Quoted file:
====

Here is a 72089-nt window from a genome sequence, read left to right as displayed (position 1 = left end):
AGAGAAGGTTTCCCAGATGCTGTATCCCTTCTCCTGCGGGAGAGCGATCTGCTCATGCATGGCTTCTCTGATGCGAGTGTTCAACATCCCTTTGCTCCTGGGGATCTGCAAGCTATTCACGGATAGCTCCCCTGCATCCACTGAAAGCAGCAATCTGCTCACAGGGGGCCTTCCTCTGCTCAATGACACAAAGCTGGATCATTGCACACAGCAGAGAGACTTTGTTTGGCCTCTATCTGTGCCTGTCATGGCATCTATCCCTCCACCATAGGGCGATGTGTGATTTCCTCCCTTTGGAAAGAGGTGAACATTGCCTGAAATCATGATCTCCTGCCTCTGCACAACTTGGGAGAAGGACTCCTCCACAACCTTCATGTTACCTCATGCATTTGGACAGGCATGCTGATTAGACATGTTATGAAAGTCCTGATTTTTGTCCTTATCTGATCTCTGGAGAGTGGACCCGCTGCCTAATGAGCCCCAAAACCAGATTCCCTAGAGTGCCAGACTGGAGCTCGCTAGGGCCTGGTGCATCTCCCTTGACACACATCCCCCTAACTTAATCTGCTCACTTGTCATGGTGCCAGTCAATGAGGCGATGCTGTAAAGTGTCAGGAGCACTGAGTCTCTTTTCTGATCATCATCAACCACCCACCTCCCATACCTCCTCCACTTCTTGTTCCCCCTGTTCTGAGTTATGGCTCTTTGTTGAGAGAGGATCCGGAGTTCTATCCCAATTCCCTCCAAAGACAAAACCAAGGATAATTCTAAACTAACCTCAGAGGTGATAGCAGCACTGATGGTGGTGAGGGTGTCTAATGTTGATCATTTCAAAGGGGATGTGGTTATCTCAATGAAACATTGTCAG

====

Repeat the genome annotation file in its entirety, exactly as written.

Here is a 72089-nt window from a genome sequence, read left to right as displayed (position 1 = left end):
AGAGAAGGTTTCCCAGATGCTGTATCCCTTCTCCTGCGGGAGAGCGATCTGCTCATGCATGGCTTCTCTGATGCGAGTGTTCAACATCCCTTTGCTCCTGGGGATCTGCAAGCTATTCACGGATAGCTCCCCTGCATCCACTGAAAGCAGCAATCTGCTCACAGGGGGCCTTCCTCTGCTCAATGACACAAAGCTGGATCATTGCACACAGCAGAGAGACTTTGTTTGGCCTCTATCTGTGCCTGTCATGGCATCTATCCCTCCACCATAGGGCGATGTGTGATTTCCTCCCTTTGGAAAGAGGTGAACATTGCCTGAAATCATGATCTCCTGCCTCTGCACAACTTGGGAGAAGGACTCCTCCACAACCTTCATGTTACCTCATGCATTTGGACAGGCATGCTGATTAGACATGTTATGAAAGTCCTGATTTTTGTCCTTATCTGATCTCTGGAGAGTGGACCCGCTGCCTAATGAGCCCCAAAACCAGATTCCCTAGAGTGCCAGACTGGAGCTCGCTAGGGCCTGGTGCATCTCCCTTGACACACATCCCCCTAACTTAATCTGCTCACTTGTCATGGTGCCAGTCAATGAGGCGATGCTGTAAAGTGTCAGGAGCACTGAGTCTCTTTTCTGATCATCATCAACCACCCACCTCCCATACCTCCTCCACTTCTTGTTCCCCCTGTTCTGAGTTATGGCTCTTTGTTGAGAGAGGATCCGGAGTTCTATCCCAATTCCCTCCAAAGACAAAACCAAGGATAATTCTAAACTAACCTCAGAGGTGATAGCAGCACTGATGGTGGTGAGGGTGTCTAATGTTGATCATTTCAAAGGGGATGTGGTTATCTCAATGAAACATTGTCAG